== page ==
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The 718 Cayman GT4 RS is a desirable Porsche that might even be better than a 911 GT3. Read on to find out why.
This is the first time in Cayman's life wherein Porsche has made an 'RS' version out of it - and it's taken them serious man jewels to do it. Imagine taking a bigger, naturally-aspirated engine from the all-new 911 GT3, and plonking it into the middle of a smaller, lighter sports car. The idea in itself reflects how crazy Porsche is about making sports cars - or in the 718 Cayman GT4 RS' case - the most extreme compact sports car yet.
The 911 GT3 has been around for decades now - and with the GT4 RS, Porsche wants the spirit of its larger supercar to be taken forward in another form. Something even more wicked, for the track and the road. It's no regular Cayman; there's plenty more to the GT4 RS that separates it from the other 718 models, but with the 911 GT3's engine in it, it's going to be an iconic sports car - and one that value will go through the roof.
Honestly, as much as we dreamed of a bigger engine in the Cayman, nobody imagined they'd go ahead and do it, but someone at Porsche decided to finally sign the check to make it happen. The GT4 RS also gets bits from the previous-generation 911 GT3 and GT3 RS, like the limited slip-differential from the 991.2 GT3 manual, its 7-speed PDK dual-clutch transmission, and the shorter gear ratios from the 991.2 GT3 RS PDK.
There's a lot more to this car, the Cayman GT4 RS, and we're here to tell you what makes it a mid-engine sports car like none other.
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The moment you walk into a Porsche dealership to inquire about the new GT4 RS, you're going to see it sitting there, squatting on its haunches, like an American Staffordshire Terrier, waiting to be petted. The GT4 RS looks lethal, but is an easy sport cars to tame; it's not like driving an unforgiving Porsche 550 Spyder from many moons ago. But we'll come to that later.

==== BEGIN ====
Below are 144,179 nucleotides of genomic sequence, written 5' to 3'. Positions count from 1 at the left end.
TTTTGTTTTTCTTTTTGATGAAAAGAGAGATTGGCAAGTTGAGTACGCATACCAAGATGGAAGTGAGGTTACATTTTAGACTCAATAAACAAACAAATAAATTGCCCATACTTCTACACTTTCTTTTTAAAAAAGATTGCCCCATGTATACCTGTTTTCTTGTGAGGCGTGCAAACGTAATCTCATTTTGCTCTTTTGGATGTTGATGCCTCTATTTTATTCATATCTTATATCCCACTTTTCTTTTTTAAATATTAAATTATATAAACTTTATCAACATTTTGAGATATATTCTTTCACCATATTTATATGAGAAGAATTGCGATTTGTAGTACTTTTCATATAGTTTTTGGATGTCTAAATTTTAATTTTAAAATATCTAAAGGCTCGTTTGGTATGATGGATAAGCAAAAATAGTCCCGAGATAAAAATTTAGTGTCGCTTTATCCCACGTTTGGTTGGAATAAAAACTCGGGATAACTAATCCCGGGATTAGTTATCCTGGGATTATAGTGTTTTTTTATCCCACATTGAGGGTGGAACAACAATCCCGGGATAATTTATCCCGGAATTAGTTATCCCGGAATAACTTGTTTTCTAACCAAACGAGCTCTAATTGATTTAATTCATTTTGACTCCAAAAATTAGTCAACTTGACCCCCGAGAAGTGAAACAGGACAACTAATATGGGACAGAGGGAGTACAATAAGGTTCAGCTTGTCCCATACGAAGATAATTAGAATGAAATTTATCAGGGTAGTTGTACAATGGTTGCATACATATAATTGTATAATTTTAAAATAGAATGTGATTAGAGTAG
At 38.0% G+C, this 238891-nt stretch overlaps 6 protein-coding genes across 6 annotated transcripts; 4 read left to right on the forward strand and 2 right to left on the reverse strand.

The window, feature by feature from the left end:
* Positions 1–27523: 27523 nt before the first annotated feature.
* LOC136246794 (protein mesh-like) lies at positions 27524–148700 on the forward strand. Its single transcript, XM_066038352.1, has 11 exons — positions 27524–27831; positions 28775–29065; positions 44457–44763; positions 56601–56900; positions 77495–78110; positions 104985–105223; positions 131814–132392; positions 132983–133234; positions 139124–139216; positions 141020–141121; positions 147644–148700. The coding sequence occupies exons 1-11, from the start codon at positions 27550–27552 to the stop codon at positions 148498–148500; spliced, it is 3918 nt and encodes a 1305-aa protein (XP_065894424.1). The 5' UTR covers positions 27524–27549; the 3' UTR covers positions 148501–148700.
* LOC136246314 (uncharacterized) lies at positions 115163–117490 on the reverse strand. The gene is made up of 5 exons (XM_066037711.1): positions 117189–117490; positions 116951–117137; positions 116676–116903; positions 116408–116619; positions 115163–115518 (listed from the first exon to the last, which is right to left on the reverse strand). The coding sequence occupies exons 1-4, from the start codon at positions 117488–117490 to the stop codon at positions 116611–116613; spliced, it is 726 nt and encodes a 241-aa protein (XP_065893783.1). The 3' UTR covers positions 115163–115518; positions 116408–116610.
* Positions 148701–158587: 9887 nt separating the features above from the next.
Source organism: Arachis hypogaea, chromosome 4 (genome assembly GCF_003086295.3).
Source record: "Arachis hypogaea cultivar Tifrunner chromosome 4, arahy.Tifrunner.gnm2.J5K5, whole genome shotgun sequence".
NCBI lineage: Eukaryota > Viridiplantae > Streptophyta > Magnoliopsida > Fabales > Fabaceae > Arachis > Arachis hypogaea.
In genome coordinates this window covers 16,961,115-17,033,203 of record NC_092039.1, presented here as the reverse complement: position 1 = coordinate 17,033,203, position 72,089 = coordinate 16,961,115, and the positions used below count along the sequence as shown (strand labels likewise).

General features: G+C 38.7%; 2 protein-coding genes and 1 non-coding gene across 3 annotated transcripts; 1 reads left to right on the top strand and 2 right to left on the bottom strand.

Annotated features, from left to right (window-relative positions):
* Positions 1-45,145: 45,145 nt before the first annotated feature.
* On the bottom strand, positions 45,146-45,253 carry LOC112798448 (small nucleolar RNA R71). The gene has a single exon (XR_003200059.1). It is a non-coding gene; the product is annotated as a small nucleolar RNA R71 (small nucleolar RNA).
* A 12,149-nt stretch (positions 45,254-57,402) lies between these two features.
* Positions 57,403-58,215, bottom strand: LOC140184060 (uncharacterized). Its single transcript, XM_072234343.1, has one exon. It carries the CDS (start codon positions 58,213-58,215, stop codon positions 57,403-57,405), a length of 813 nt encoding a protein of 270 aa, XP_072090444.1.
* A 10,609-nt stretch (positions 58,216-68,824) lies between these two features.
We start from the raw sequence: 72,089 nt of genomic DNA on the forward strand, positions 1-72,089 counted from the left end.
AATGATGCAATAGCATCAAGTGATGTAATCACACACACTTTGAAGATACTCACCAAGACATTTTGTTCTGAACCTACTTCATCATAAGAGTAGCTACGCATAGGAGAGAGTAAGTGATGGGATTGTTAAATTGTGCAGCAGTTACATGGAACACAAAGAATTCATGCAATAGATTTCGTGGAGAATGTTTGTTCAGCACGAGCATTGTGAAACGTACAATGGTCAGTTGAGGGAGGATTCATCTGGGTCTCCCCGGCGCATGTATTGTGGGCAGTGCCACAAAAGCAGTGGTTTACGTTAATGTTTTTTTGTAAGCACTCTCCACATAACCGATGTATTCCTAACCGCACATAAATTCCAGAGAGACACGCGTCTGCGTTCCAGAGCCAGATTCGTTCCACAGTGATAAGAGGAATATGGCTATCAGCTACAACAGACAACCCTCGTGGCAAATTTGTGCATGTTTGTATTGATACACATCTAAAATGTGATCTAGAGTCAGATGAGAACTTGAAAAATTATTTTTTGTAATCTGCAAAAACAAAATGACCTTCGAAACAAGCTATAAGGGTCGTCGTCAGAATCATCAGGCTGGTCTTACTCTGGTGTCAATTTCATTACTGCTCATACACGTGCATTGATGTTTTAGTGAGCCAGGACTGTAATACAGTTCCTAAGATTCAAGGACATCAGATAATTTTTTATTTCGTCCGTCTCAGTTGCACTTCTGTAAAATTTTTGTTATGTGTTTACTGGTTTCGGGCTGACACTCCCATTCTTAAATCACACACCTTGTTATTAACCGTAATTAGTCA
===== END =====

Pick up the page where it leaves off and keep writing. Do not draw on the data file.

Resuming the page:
Now the goal with the Cayman GT4 RS is clear: to majorly focus on lightweight construction. It weighs 3,227 pounds; that's 49 pounds lighter than the Cayman GT4 with a PDK. The front fenders and hood are made out of cabin fiber reinforced plastic; the rear glass is lightweight too, so are the door panels, with fabric door opening loops (signature RS detailing, slurp!) and storage nets.
The big, fixed wing at the back is the most intimidating part of the GT4 RS; it features swan-neck mounts and aluminum supports. It's designed to be highly efficient, and is a design first seen on the Porsche 911 RSR race car. The ride height is 30mm lower than that of the standard Cayman; it gets front wheel ventilation, an adjustable front diffuser, a new front spoiler lip with flow-around side-blades, and a rear diffuser.
All of these bits help the 718 Cayman GT4 RS generate 25% more downforce than the GT4, specifically in the racetrack-only Performance mode. Another point to note is, that this is the first time ever, a Cayman features 20-inch forged aluminum wheels with center locks.
Customers who opt for this, get the car finished in lots of carbon fiber. This includes the cooling air intakes, front luggage compartment lid, air box lid, the exterior mirror caps, the process air intakes and the rear wing. The exhaust tips are made of titanium, the upper half of the dashboard is upholstered in Race-Tex and the wheels are made of magnesium.
The GT4 RS is powered by a naturally-aspirated flat-six engine that revs all the way up to 9,000rpm. It pushes out 493hp (79hp more than the GT4) and 331 lb-ft of torque. No manual option; all you get is the 7-speed dual-clutch transmission that offers rapid shifts.
Drivers familiar using paddle-shifters can take control manually, plus there's a new shift lever on the center console as well. The GT4 RS can accelerate from 0-60 mph in just 3.2 seconds, and can be pushed to a top speed of 196mph!
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Getting into this car must feel like an event, because after having watched a few first drive video reviews of the car, we're convinced we want not one, but two. The driver seems perfectly well seated, and the seats are the ones from the 918 Spyder hypercar.
Initial acceleration is reported to be similar to that of the GT4, and watching the car turn into corners is a much better view than looking out your window at Mount Fuji. Where more powerful cars gain speed on the straights, the GT4 RS makes up for it around the corners.
From what we see in the videos, the drivers seem to put in very less effort when pushing it into corners, only for us lesser fortunate ones to see it exit perfectly. We can't think of too many cars that handle like this one.
Oversteer is evident only if the driver applies too much of throttle while exiting the corner. The Cayman GT4 RS is one of those cars that makes you smile throughout the drive after you've stepped out, and hopped into bed as well!
Rehan got published for the first time at the age of 17, having written a feature on a Triumph Herald in print. He uses his writing as a tool to express his fondness for all things automotive even today, aged 28. Collecting scale models is a hobby close to his heart, and he wishes to sprinkle pixie dust on them only to see them grow into full-sized cars. He now represents HotCars.com.